10 Most Common Mistakes When Pitching to Investors
The coffee is already cold and the entrepreneur is nowhere to be found. Being late is not very respectful. Time is money, right? If you consider the investment a life or death opportunity, you’d better set two alarm clocks. Coming half an hour earlier is much better than five minutes late.
Focusing on slides instead of on the investor
PowerPoint is a helpful thing for the investor, not for the person presenting. Watching the presentation instead of looking the investor in the eyes is a bad habit. Slides are not obligatory. Know the things you want to say by heart. It makes the impression that you know what you are talking about.
Having an overdecorated presentation
The investor came to listen to you, not to read long texts in PowerPoint. Avoid too much text and photos. If you have 10 minutes, eight slides including the introductory one will be sufficient. We prefer simple slides with two sentences that only point to the topic and mention important facts.
Talking too much about the business model
Investors buy simple products because they believe your product covers a gap in the market. They want to know that your team will use money efficiently to deliver the product to the market. Entrepreneurs should therefore spend the most time describing their product and team. If you are meeting the investor for the first time, do not forget to mention the business model, but do not spend more than 2 out of 10 minutes on it.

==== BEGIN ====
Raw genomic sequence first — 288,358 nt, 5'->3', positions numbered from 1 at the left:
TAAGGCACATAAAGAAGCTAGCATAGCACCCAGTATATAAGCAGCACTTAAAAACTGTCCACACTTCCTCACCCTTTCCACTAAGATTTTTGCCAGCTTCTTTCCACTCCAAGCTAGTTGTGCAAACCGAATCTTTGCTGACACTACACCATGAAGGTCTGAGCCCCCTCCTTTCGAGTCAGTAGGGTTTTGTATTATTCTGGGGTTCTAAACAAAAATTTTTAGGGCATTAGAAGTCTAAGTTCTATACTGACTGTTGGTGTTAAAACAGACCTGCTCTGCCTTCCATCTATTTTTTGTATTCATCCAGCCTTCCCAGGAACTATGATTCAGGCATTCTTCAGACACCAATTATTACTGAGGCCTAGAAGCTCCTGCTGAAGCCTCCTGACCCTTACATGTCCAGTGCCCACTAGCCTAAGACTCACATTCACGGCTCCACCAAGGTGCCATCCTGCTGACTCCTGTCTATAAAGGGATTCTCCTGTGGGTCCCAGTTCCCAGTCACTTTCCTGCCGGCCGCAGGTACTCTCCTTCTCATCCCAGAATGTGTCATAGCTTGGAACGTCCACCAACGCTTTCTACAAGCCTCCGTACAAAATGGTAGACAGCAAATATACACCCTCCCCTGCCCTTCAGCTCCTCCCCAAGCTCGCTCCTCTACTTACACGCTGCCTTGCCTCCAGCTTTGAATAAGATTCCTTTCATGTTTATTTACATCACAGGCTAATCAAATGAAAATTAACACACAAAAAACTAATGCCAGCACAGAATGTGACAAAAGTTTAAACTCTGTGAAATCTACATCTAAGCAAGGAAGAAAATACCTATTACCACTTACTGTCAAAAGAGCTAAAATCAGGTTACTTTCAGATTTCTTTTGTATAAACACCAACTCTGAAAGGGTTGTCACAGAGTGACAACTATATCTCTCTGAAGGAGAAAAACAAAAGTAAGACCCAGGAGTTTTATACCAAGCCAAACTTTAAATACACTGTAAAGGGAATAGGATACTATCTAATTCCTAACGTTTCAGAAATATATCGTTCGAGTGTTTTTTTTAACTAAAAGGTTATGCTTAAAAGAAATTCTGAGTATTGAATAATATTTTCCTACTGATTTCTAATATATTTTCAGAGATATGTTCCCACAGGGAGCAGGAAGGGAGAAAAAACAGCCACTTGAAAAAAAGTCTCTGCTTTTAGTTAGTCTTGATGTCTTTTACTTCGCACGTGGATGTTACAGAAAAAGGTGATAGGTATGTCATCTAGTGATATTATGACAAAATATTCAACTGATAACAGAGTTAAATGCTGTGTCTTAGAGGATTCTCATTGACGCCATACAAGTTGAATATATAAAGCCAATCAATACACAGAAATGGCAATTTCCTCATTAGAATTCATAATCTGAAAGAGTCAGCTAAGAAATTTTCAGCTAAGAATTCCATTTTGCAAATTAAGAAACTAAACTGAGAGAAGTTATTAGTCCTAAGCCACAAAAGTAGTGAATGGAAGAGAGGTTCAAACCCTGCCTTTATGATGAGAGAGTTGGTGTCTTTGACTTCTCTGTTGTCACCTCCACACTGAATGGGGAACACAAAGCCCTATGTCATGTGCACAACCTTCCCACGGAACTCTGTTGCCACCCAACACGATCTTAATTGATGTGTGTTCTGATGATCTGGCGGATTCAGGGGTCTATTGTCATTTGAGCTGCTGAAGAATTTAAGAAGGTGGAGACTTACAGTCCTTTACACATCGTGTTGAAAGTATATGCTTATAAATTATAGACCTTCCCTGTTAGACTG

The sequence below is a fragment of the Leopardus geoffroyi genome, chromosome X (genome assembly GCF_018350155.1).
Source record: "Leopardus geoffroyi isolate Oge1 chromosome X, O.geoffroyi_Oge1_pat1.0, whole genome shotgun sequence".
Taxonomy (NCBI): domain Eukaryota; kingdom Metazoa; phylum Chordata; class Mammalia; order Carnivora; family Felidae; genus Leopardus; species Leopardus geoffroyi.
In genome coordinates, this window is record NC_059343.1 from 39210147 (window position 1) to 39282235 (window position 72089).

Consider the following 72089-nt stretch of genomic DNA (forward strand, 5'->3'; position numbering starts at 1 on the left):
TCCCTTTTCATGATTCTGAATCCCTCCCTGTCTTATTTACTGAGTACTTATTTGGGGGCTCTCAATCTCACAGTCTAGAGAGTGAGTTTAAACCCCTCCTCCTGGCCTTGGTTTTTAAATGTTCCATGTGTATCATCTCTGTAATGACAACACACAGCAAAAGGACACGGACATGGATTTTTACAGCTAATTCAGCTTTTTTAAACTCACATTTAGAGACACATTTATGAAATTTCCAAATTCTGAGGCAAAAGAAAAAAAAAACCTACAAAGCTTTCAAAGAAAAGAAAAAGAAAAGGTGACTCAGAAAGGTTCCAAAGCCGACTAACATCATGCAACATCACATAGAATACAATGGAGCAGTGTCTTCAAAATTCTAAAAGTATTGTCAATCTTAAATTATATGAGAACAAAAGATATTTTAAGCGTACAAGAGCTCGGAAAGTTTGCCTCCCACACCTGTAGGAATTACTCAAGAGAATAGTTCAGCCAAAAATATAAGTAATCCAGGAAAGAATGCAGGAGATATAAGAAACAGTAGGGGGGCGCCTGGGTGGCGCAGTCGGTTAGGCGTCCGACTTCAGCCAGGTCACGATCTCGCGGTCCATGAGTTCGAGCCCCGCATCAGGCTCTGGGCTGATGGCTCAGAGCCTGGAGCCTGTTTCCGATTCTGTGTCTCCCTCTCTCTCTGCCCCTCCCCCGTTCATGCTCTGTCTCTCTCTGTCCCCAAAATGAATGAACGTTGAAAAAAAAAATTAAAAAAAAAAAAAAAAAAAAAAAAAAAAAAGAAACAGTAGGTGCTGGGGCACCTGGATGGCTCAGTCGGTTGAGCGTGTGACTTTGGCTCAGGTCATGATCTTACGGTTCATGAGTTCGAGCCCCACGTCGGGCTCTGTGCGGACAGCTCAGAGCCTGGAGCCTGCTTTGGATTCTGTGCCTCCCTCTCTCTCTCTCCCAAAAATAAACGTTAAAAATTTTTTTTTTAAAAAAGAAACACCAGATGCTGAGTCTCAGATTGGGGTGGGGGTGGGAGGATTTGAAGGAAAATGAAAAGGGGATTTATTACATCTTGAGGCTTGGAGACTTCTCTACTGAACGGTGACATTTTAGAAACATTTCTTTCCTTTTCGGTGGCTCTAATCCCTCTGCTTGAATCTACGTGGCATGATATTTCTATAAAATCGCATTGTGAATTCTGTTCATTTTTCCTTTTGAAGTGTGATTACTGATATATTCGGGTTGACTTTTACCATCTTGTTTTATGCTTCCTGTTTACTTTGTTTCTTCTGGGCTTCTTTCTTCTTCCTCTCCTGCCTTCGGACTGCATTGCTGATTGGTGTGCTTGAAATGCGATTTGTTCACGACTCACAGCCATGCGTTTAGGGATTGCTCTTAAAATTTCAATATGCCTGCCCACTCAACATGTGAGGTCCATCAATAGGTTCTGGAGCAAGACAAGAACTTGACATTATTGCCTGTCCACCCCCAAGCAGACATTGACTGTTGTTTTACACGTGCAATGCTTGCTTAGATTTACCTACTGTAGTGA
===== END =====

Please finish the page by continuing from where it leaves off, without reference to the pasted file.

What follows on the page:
Raising more questions than answers
Investors are meticulous. Once they discover a hole, they immediately go and look for another one. Your argumentation must be like a bulletproof vest: so thought-out that it will answer questions and not bring new ones. Otherwise, you will lose points. There is never enough time for the investor to ask all questions.
Not keeping to time limits in presentations
Time has run out, but the entrepreneur is still rushing through the presentation and the investor is lost. Results? Anxiety on the one hand, misunderstanding on the other. If you want to sell your story, give the investor enough time for questions. Speak only about the most important pillars of your startup and do not get bogged down in details. Simplicity is the key to success.
Not accepting feedback
The product will change a hundred times during its development, so it's important to be flexible and open to feedback. This goes not only for advice from family and friends, but also from people who have an impartial view. If an entrepreneur does not want to hear advice and tries instead to convince the investor only of his truth, cooperation will be difficult. Keep a reasonable balance between faith in your product and openness to other people’s opinions.
Being either too shy or overly confident
If entrepreneurs do not believe in what they are saying, it will not make a good impression. The investor will start doubting whether the person can succeed in their business. On the other hand, high self-esteem or arrogance is also not a good signal. Strike a good balance: neither too much, nor too little confidence.
Coming in ripped jeans
The startup environment is relaxed, but occasionally an elegant shirt can look good. Investors do not want you to wear ties and wristbands but coming in ripped jeans is not the best outfit either. Do not worry, once you get the investment, you can wear sweatpants at work.
Choosing the wrong presentation style
Ctrl + C, Ctrl + V does not work for presentations. There is something different about every audience, so always adjust your presentation to the people who will be listening. When you are at a startup event, you can do a spectacular show. When presenting to investors, focus rather on facts, figures, and arguments.